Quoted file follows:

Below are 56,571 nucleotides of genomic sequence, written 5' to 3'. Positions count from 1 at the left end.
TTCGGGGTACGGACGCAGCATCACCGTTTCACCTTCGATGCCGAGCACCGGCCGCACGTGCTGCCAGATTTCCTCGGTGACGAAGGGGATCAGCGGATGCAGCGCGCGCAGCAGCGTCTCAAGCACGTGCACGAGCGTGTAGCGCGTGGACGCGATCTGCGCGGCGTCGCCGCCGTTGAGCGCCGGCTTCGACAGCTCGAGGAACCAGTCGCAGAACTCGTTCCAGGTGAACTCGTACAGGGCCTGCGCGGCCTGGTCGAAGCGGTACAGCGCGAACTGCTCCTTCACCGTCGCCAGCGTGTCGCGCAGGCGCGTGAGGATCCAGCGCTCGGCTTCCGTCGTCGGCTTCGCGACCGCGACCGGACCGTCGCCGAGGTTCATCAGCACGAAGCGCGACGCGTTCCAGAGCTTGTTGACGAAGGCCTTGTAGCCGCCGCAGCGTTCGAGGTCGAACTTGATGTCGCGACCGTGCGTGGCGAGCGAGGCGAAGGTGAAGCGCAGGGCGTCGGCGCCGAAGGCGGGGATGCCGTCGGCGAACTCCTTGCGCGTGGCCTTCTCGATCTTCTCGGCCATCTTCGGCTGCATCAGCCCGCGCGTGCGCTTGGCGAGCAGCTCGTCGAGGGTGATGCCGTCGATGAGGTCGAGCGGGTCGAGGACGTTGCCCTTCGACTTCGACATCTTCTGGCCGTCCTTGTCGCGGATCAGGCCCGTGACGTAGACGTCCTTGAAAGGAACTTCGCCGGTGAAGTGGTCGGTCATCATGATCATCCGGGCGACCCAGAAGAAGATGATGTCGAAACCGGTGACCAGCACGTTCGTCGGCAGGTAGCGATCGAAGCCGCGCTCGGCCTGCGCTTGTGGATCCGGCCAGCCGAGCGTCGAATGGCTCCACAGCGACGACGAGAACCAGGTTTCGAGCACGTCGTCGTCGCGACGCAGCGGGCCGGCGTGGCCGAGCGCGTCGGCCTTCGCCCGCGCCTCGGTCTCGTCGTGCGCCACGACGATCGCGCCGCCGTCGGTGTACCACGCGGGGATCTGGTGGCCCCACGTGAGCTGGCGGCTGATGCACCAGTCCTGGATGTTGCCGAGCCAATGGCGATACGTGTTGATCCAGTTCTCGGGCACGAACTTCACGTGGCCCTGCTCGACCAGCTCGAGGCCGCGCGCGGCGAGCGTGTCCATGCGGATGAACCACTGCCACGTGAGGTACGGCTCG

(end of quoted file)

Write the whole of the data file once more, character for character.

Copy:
Below are 56,571 nucleotides of genomic sequence, written 5' to 3'. Positions count from 1 at the left end.
TTCGGGGTACGGACGCAGCATCACCGTTTCACCTTCGATGCCGAGCACCGGCCGCACGTGCTGCCAGATTTCCTCGGTGACGAAGGGGATCAGCGGATGCAGCGCGCGCAGCAGCGTCTCAAGCACGTGCACGAGCGTGTAGCGCGTGGACGCGATCTGCGCGGCGTCGCCGCCGTTGAGCGCCGGCTTCGACAGCTCGAGGAACCAGTCGCAGAACTCGTTCCAGGTGAACTCGTACAGGGCCTGCGCGGCCTGGTCGAAGCGGTACAGCGCGAACTGCTCCTTCACCGTCGCCAGCGTGTCGCGCAGGCGCGTGAGGATCCAGCGCTCGGCTTCCGTCGTCGGCTTCGCGACCGCGACCGGACCGTCGCCGAGGTTCATCAGCACGAAGCGCGACGCGTTCCAGAGCTTGTTGACGAAGGCCTTGTAGCCGCCGCAGCGTTCGAGGTCGAACTTGATGTCGCGACCGTGCGTGGCGAGCGAGGCGAAGGTGAAGCGCAGGGCGTCGGCGCCGAAGGCGGGGATGCCGTCGGCGAACTCCTTGCGCGTGGCCTTCTCGATCTTCTCGGCCATCTTCGGCTGCATCAGCCCGCGCGTGCGCTTGGCGAGCAGCTCGTCGAGGGTGATGCCGTCGATGAGGTCGAGCGGGTCGAGGACGTTGCCCTTCGACTTCGACATCTTCTGGCCGTCCTTGTCGCGGATCAGGCCCGTGACGTAGACGTCCTTGAAAGGAACTTCGCCGGTGAAGTGGTCGGTCATCATGATCATCCGGGCGACCCAGAAGAAGATGATGTCGAAACCGGTGACCAGCACGTTCGTCGGCAGGTAGCGATCGAAGCCGCGCTCGGCCTGCGCTTGTGGATCCGGCCAGCCGAGCGTCGAATGGCTCCACAGCGACGACGAGAACCAGGTTTCGAGCACGTCGTCGTCGCGACGCAGCGGGCCGGCGTGGCCGAGCGCGTCGGCCTTCGCCCGCGCCTCGGTCTCGTCGTGCGCCACGACGATCGCGCCGCCGTCGGTGTACCACGCGGGGATCTGGTGGCCCCACGTGAGCTGGCGGCTGATGCACCAGTCCTGGATGTTGCCGAGCCAATGGCGATACGTGTTGATCCAGTTCTCGGGCACGAACTTCACGTGGCCCTGCTCGACCAGCTCGAGGCCGCGCGCGGCGAGCGTGTCCATGCGGATGAACCACTGCCACGTGAGGTACGGCTCG